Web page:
I read a great article today by Linda Holmes, who works for NPR. Here's the link if you would like to enjoy it as well. It basically emphasizes how important it is to make art in all forms, and to trust yourself as an artist, to have your own vision and work to create that, not just follow the current trend. She also relates how sometimes the most difficult, horrifying moments of our lives can spawn our most important work even if we don't know it at the time.
It was an uplifting, funny article, but it made me think of an experience I had in fifth grade. I was part of an "advanced reading group" who met once a week with the principal to study literature. Near the end of the year he decided we would stage a few scenes from MACBETH. I was one of the witches. At the end of the scene we all moved to the front of the stage to take our bows and I basically pushed Richie, the boy playing Macbeth, out of my way so I could be in the center.
Afterward, every member of my family commented.
"Geez, you practically knocked Richie off the stage."
"Holy cow, you cold-cocked Richie."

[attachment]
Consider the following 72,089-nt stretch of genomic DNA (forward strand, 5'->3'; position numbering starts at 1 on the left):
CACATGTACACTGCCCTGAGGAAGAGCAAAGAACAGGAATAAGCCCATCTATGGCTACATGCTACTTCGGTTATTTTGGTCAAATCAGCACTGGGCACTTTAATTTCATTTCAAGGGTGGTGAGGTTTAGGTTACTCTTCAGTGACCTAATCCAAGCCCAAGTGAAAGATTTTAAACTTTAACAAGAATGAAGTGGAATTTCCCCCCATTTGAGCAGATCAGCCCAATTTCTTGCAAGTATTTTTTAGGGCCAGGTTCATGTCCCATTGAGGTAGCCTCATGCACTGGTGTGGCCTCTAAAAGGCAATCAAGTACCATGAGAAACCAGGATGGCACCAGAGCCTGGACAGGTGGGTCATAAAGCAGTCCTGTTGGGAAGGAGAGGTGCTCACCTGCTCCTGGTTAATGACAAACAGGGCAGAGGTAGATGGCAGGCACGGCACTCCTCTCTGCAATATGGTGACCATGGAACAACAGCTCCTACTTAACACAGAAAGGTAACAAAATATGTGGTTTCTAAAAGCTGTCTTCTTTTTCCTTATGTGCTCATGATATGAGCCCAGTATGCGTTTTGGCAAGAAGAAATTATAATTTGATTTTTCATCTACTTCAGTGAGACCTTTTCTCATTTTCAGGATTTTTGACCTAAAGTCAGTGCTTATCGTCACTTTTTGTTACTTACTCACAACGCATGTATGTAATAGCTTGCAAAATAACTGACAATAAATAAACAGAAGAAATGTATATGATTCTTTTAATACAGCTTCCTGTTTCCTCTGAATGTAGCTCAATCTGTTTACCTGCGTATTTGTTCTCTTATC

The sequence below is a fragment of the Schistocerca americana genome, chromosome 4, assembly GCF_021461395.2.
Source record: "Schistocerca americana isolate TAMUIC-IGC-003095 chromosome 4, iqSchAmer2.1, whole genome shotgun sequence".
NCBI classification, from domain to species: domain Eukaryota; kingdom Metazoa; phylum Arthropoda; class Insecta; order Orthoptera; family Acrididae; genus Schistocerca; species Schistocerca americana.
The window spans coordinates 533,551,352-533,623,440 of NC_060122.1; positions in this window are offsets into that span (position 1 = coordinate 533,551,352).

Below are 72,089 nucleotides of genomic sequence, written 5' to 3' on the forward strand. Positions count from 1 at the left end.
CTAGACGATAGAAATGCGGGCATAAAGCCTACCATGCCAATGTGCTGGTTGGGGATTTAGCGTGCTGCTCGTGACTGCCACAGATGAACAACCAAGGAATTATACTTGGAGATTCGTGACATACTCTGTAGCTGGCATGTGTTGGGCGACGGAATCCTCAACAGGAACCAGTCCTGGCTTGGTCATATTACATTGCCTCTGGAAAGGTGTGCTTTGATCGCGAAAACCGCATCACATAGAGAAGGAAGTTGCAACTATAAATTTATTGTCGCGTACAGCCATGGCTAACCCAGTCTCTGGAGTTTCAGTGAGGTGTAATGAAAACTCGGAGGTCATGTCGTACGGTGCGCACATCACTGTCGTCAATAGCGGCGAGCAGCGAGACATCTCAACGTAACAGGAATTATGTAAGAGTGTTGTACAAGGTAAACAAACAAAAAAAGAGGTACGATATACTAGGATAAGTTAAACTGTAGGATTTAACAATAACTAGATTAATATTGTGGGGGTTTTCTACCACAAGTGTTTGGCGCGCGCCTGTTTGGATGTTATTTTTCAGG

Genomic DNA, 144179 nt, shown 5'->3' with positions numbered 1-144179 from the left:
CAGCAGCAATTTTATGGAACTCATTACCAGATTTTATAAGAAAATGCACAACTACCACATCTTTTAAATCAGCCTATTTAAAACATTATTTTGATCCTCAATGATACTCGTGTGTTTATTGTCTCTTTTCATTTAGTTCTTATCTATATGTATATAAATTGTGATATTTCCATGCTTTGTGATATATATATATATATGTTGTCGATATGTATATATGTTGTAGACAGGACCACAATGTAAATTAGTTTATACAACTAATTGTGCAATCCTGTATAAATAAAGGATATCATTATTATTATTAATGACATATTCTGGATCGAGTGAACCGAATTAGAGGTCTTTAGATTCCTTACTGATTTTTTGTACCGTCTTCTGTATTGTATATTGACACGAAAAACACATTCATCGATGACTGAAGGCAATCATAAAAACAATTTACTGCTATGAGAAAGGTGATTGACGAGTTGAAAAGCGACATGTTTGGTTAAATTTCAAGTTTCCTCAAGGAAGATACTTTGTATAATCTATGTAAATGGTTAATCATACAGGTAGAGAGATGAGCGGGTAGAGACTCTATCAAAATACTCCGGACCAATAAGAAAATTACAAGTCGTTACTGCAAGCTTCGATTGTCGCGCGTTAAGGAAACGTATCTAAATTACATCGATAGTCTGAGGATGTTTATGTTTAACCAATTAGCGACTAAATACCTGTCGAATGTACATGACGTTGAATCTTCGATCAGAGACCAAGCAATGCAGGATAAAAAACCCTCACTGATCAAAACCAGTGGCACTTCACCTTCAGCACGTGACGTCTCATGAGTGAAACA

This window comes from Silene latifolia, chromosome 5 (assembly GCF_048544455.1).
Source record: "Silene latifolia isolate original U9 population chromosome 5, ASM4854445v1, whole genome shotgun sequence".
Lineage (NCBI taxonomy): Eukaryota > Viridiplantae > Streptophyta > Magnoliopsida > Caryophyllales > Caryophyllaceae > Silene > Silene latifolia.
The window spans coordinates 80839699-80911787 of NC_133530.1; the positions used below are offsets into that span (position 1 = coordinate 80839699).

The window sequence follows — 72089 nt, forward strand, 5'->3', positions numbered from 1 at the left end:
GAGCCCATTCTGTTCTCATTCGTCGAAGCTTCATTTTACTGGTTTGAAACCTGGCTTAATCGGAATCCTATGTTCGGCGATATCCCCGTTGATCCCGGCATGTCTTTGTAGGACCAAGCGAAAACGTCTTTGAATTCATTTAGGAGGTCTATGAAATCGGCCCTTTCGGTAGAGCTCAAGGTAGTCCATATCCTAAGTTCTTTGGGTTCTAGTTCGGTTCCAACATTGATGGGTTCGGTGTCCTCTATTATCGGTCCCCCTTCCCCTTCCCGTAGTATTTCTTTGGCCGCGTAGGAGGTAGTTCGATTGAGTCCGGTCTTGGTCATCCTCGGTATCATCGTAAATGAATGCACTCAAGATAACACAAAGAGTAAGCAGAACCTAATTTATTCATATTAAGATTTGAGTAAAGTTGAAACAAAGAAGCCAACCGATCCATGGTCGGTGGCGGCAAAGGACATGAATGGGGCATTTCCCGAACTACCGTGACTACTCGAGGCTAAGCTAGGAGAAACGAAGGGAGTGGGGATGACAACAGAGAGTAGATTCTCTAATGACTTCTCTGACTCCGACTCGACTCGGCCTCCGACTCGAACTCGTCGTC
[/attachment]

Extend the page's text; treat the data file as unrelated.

"What the heck? You punched Richie."
The truth of the matter is I loved Richie. I pushed him so I could be next to him, which was embarrassing enough, but it was just downright humiliating to have everyone notice, especially because I think they knew I liked him. So, in that moment, I chose to lie. I said he crossed in front of me, that I pushed him because he deserved it, anything to distance myself from the truth. I wasn't going to risk sharing my feelings.
Reading Linda Holmes' article reaffirmed how important honest writing is to me. That may sound a little silly coming from a woman whose genre has an unbreakable "happily ever after" rule. We all know real life doesn't always give us that, which is why I want my writing to be truthful about everything else we feel. I want to share my fear, humiliation, exasperation, wonder, joy, heartbreak, and triumph with you. I want to take the risk so you don't have to, give words to what you're feeling if you don't want to, write the happy ending when you can't see it, make you believe in love because it saved me.
I told my friend, Janet, the story about Richie today. "That's why I'm an addict," I said. "Mortal embarrassment." But that wasn't the reason. It was that my first reaction was to lie. I didn't want to own my feelings. I didn't want to tell the truth. Years later when I got clean and decided to be honest, to share the real me, all good things happened.
Go. Be unafraid. Be the real you. The world is waiting.